by Nwilo Bura-Bari Vincent
When you are an elected officer, representing a people, as a politician, every word you speak in the English Language should be able to travel into the understanding of the populace so they can assess whether you are speaking for them or against them.
Language should be understood. When you are an elected officer, representing a people, as a politician, every word you speak in the English Language should be able to travel into the understanding of the populace so they can assess whether you are speaking for them or against them. But in Nigeria this is utter gibberish. It is legitimate to be incomprehensible.
I have no doubt that the so-called Honourable Patrick Obahiagbon is a fool who plays around jargon with platitudes too confusing, even to himself to comprehend. When language fails to be understood as expressed in the media or by the politicians who hold our trust then we are in trouble.
I love words. I love simple and easy going words. Maybe I should blame my poor parents who never had enough resources to send me to the high-sounding names – those schools that enable you speak things that could be disastrous to human ears. I attended a community school. I had stayed in the village more than anyone of my age because my father could not afford to leave us in the hands of strangers as tender as my younger brother and I were. He was a carpenter. He cared little about language in course of his job but it gave him pleasure when what we spoke sounded pleasant and simple.
When we returned to the city the only school that could be trusted because of distance and fees was a community school around the place where we lived. The teachers barely spoke correctly. The language we heard there was same with what we heard on our streets, by the same people we had escaped from, the hoodlums.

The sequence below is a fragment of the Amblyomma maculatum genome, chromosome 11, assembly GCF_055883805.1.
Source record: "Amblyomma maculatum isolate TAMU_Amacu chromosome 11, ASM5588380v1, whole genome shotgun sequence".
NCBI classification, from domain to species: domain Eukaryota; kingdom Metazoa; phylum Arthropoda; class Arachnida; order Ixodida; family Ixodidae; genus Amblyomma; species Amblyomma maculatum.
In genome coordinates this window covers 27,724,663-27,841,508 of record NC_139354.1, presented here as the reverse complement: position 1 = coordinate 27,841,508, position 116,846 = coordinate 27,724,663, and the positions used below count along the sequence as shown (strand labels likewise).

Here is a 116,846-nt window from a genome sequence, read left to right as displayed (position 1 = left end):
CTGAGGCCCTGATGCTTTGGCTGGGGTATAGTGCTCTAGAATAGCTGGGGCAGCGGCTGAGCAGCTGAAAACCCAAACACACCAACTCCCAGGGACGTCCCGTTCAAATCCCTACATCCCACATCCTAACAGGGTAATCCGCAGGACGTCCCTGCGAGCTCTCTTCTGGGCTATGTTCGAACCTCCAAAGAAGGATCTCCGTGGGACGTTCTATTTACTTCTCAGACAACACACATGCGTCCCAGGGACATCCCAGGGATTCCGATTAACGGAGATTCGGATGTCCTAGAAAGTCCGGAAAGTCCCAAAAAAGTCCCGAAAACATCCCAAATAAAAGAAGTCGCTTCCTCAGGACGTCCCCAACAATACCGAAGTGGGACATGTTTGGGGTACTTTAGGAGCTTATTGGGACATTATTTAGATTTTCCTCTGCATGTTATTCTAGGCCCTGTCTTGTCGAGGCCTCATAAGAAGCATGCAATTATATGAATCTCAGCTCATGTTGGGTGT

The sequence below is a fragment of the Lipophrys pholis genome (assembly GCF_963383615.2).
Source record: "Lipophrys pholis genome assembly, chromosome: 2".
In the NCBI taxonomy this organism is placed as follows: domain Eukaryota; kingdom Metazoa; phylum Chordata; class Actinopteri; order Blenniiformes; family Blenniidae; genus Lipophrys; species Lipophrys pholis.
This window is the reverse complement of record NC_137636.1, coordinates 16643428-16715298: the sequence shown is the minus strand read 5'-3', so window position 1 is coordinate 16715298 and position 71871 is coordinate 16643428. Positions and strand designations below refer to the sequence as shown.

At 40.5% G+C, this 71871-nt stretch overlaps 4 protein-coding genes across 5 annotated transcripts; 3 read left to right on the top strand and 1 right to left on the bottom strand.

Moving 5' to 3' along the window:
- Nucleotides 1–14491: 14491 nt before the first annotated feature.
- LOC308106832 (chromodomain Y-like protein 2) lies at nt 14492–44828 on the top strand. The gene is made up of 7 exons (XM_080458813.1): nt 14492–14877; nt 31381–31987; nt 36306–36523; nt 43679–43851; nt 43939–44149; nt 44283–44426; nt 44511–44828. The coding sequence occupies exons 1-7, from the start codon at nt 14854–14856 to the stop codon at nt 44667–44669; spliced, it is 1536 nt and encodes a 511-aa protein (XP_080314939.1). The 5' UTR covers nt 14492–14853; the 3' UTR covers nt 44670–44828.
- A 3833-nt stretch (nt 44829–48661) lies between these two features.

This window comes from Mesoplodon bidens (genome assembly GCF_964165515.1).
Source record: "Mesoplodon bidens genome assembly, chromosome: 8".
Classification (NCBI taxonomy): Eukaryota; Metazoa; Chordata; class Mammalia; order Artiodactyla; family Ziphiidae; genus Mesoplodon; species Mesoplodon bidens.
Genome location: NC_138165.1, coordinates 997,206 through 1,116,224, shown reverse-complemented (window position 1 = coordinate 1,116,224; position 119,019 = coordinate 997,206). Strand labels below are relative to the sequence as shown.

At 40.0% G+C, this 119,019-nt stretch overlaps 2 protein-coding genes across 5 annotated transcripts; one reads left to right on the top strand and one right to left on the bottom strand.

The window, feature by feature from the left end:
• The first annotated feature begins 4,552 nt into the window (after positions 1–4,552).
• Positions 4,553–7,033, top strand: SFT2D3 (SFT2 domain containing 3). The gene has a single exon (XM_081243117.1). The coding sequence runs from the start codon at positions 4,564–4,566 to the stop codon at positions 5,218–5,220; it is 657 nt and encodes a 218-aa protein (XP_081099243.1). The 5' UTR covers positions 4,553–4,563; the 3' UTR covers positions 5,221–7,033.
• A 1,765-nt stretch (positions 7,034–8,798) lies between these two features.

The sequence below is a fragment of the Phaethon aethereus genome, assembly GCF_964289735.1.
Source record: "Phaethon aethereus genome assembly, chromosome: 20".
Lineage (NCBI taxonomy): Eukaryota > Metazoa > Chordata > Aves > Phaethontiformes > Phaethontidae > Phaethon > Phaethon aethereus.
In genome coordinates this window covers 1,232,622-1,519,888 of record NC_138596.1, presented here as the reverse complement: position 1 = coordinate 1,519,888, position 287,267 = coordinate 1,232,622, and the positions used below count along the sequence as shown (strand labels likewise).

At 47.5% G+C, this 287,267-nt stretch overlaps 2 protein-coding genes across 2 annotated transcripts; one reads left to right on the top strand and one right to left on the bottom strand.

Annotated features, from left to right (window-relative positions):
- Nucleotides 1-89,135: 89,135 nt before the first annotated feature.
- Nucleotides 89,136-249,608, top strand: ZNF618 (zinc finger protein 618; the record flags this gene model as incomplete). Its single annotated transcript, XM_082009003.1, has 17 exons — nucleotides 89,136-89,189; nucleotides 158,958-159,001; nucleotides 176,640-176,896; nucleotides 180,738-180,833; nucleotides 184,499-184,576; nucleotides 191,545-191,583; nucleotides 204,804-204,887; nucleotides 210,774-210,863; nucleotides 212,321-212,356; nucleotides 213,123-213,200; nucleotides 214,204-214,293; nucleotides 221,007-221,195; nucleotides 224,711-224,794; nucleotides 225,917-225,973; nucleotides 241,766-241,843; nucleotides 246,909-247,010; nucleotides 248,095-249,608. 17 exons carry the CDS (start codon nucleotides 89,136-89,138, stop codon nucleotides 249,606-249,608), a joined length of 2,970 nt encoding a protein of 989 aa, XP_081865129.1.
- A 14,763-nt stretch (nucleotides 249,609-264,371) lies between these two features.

Language is life to those who treasure it. And it sickens to know that the custodians of the rules of grammar are so inadequate and incompetent in our schools. One day my younger brother who is about five years old brought home an invitation letter from his school to my parents. It was supposed to be a PTA meeting. No sentence in that letter was correct. Even popular words were mixed up. The pathetic side is that it took them three years to spell his name: Fortune, correctly.
It is difficult to correct an old man. And when it is easier to deceive the younger ones we should be careful who speaks to our children and who they listen to. A bad grammar is painful to the ears, when I listen to a speaker of such tears voluntarily run down my cheek. One dies quickly if sentenced to solitary with series of bad language blasting through the speakers. A bad language hunts your soul.
Mr. Patrick is a murderer. He has killed many through those same words he claims to express for the people. The most amazing truth is that the people his statements are directed at do not understand a hint of what he is expressing. What sort of a speaker would he be, then? He makes us laugh and he makes us sad, and so he makes us stupid. I knock off the television set whenever he appeared; speaking those retarded language of his.
Speaking and writing, reading and listening – conversation, generally should bring pleasure. The honourable Patrick has gone a step further to open a Twitter account where he dishes out his missiles to eliminate more Nigerians. This is genocide and he should be charged for that. The honourable Patrick, in the words of a popular comedian, needs some Jesus.
There is almost no difference between a teenager who takes a loaded riffle to a theatre to shoot at innocent people and a politician who is paid through tax payers’ money to murder same tax payers with bad, gigantic language which serves no purpose but is dismally flat and uncomfortable. This kind of thing, to me, is rubbish.
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